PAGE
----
It’s vital to get moving and keep moving as we age to keep extra weight off. To get started, aim to exercise at least 5 days a week for 30 minutes. Be sure to include some aerobic activity (that gets your heart rate up) and anaerobic activity (like strength training, yoga or pilates) to build muscle.
But don’t stop there. 150 minutes a week of moderate intensity exercise is the minimum to maintain your weight, to really lose weight, you’ll want to increase it from there. Besides your dedicated work outs, also aim to increase your general level of physical activity by walking more and doing activities like biking, rollerblading and hiking with your friends or family on the weekends instead of just making social events revolve around meals.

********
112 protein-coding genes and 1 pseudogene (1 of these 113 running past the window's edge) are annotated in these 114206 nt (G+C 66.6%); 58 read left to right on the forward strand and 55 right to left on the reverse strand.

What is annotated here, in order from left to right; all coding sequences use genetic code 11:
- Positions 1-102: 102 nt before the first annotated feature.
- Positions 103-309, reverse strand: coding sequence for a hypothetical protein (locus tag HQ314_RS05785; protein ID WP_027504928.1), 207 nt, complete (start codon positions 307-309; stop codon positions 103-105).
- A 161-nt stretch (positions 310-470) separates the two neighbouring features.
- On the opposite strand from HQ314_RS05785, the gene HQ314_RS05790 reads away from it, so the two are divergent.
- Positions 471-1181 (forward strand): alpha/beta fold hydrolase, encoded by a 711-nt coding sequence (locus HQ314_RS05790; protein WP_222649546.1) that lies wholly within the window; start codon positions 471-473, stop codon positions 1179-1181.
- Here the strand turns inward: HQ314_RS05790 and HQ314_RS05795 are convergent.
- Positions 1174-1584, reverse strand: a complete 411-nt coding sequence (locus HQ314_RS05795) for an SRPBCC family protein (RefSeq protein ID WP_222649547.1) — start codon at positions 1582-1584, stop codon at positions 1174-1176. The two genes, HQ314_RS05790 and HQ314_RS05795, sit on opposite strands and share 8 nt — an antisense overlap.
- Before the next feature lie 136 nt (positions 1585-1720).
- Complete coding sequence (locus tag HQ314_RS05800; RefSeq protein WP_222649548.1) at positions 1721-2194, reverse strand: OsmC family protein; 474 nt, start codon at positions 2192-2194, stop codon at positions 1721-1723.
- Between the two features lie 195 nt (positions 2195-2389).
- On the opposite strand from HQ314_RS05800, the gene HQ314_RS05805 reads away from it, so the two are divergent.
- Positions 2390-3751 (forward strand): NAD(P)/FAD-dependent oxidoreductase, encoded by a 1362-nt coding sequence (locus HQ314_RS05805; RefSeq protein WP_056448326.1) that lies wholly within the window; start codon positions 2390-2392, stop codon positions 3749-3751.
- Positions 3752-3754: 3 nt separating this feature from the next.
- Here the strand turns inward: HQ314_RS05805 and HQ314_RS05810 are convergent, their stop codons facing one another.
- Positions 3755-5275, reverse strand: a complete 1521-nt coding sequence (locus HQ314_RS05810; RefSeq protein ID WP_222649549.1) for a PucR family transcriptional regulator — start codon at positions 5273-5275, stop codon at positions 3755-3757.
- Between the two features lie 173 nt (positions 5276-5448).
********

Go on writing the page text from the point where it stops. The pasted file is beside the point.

Also, keep in mind that while ab and core exercises will strengthen your stomach muscles, they will not get rid of belly fat by themselves. (If you hate doing sit-ups, the good news is they aren’t required!)
Of course making these changes, especially if all four are new to you, can feel daunting. A full 40% of what we do daily is out of habit and changing habits can be difficult.
One thing that helps everyone change habits is accountability.
For some of us (like me), it’s absolutely required. Having someone to (gently, but firmly) hold you accountable is one of the advantages of working with a health coach.
Recognizing that you need someone to hold you accountable to your goals when you need it is a smart way to manage your goals — and achieve them.
Your Turn: Do you usually go by a scale or the fit-of-your-pants to know if you’ve gained weight? Did this article change your mind?